India is suffering. In the midst of the worst drought it has seen in half a century, some 330 million people are currently affected, reports the government. The scarcity is so severe that schools, farms, and even hospitals cannot function — doctors don’t have enough water to wash their hands — and many people are leaving their homes in search of water.

To combat shortages, the government has started shipping water across the country via trains, but it’s not enough. In one of the most devastated states, 9 million farmers have little or no water for irrigation and at least 216 have committed suicide, reports the Guardian.

“The government says it is bringing water by train every day, but we are getting water once a week,” Haribhau Kamble, an unemployed laborer in the drought-struck district of Latur, told Reuters after waiting in line for three hours to fill up two pitchers. The situation for people like Kamble is expected to get worse as the summer temperatures rise and reservoirs dry up.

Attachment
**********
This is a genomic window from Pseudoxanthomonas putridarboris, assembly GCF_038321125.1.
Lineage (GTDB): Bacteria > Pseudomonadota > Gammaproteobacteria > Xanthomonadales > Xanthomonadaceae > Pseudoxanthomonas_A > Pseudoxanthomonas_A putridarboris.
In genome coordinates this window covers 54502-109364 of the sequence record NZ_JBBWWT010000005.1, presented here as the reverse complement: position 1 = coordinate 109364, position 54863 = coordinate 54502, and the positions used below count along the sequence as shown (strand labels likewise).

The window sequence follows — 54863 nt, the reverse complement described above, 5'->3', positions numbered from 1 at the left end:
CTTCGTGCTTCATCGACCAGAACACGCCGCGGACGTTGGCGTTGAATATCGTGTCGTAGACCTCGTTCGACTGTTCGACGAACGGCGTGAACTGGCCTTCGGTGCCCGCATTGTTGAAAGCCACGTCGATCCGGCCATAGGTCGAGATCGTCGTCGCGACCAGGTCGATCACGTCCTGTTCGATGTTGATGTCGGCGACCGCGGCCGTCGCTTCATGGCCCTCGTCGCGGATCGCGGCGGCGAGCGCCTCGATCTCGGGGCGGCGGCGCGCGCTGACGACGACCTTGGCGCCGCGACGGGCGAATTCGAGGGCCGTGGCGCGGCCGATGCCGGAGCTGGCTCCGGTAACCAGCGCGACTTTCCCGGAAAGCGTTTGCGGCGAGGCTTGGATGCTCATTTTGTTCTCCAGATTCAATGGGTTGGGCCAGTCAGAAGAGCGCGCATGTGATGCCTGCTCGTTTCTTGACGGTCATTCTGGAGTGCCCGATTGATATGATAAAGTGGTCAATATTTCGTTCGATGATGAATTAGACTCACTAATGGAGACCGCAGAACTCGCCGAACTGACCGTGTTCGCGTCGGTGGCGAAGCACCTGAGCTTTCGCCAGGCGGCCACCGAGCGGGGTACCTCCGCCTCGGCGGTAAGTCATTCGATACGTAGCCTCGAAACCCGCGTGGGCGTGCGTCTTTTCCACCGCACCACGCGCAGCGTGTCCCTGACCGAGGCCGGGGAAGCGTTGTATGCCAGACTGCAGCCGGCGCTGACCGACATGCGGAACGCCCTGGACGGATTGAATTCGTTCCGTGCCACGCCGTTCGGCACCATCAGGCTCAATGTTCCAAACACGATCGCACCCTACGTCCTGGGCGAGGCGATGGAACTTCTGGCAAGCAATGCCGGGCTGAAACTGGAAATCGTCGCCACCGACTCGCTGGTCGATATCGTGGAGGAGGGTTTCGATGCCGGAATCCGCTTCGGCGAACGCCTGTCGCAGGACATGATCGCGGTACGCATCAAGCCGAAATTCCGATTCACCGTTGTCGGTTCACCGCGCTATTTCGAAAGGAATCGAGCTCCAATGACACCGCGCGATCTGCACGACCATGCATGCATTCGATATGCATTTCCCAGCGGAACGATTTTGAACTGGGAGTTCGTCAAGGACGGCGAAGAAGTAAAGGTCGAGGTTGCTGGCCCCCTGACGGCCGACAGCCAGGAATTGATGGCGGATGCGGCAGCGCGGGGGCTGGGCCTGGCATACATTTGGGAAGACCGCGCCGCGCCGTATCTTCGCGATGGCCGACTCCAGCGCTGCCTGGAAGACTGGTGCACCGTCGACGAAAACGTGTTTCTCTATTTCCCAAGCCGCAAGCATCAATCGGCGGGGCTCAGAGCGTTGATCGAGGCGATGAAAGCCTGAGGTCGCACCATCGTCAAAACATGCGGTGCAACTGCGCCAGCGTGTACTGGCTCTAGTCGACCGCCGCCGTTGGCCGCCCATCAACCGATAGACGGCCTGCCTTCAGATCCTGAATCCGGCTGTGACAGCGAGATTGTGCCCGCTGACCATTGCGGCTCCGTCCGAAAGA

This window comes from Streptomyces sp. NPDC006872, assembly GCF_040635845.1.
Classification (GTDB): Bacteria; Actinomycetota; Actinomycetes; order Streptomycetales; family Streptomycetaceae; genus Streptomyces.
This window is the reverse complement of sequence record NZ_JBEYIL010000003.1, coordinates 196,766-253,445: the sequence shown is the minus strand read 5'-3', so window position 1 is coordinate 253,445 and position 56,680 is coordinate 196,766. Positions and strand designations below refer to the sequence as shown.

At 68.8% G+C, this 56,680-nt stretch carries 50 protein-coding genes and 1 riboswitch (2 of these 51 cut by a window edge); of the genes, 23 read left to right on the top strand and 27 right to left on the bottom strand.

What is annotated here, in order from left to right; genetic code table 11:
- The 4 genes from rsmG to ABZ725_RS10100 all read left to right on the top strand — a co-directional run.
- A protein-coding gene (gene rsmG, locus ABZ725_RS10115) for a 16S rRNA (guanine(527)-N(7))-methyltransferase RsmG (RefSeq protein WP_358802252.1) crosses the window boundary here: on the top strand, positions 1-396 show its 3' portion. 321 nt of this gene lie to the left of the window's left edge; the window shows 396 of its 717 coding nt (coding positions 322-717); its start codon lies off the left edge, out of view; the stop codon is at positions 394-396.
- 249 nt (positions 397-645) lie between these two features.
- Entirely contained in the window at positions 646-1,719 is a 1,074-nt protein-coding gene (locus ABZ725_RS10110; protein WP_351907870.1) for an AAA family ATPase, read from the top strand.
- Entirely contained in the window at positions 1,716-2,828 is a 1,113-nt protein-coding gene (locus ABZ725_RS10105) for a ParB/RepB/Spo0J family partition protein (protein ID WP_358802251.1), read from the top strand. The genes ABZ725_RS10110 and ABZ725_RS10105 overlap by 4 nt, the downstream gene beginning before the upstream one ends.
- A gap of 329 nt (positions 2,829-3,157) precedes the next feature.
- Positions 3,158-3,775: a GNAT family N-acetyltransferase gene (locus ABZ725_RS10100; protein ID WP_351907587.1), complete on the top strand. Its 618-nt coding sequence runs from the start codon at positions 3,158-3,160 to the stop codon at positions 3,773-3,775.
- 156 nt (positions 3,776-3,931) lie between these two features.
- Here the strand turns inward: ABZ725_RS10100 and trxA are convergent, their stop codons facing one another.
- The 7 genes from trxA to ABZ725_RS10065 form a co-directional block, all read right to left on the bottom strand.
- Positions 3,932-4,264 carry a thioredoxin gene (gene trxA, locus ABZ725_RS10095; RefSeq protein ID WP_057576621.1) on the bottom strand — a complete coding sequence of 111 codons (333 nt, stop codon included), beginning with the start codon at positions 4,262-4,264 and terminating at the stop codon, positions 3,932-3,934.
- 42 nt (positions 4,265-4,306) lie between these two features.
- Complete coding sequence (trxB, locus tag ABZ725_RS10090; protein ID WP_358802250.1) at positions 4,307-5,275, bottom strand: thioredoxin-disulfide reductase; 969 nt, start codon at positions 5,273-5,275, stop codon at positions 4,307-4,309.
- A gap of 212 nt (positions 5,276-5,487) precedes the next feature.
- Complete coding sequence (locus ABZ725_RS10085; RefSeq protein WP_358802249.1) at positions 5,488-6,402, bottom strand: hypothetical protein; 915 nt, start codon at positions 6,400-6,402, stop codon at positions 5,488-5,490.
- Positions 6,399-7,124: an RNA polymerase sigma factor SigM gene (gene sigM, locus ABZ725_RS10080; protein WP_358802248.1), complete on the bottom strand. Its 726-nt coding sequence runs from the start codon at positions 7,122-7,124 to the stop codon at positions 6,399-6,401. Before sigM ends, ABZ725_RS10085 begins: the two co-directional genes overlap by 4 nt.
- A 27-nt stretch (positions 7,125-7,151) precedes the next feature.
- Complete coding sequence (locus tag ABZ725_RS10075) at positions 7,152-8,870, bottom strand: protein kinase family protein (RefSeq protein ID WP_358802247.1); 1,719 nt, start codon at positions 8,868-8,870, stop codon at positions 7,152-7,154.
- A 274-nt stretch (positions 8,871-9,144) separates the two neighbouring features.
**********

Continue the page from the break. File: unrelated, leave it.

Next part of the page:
The current drought and other extreme weather events — including flooding that killed hundreds in South India last year — are linked to climate change. And while 190 countries met in Paris last year to come up with a plan to target climate change and its increasingly tragic effects, many critics argue that the accord failed to adequately address the needs of the developing nations like India, where over 20 percent of the population lives below the poverty line — that is, on less than $1.90 a day.

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“What we needed out of Paris was a deal that put the poorest people first.” Harjeet Singh, global lead on climate change for ActionAid, told the Guardian last year. “What we have been presented with doesn’t go far enough to improve the fragile existence of millions around the world.”

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